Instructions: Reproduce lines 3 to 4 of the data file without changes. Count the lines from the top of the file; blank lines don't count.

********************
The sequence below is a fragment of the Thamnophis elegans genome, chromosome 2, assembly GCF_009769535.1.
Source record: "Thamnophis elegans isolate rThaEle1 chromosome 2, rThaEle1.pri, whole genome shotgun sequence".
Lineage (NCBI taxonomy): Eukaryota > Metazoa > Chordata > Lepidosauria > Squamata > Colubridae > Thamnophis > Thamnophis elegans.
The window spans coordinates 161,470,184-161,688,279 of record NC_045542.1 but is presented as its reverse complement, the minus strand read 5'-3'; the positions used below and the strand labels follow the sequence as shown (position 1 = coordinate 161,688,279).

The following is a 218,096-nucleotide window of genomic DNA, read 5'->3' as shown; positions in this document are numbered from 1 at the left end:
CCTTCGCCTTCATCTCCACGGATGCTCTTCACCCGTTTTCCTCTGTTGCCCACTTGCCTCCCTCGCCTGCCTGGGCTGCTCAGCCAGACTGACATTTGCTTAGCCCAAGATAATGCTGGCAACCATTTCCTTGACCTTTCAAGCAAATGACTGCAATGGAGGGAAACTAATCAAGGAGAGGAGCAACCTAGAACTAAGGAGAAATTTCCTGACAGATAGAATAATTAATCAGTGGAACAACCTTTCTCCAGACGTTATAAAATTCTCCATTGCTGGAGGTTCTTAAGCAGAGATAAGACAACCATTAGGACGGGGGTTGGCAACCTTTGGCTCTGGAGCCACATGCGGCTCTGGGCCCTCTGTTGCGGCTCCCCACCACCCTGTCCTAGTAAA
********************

Lineage (NCBI taxonomy): Eukaryota > Metazoa > Chordata > Lepidosauria > Squamata > Colubridae > Thamnophis > Thamnophis elegans.
The window spans coordinates 161,470,184-161,688,279 of record NC_045542.1 but is presented as its reverse complement, the minus strand read 5'-3'; the positions used below and the strand labels follow the sequence as shown (position 1 = coordinate 161,688,279).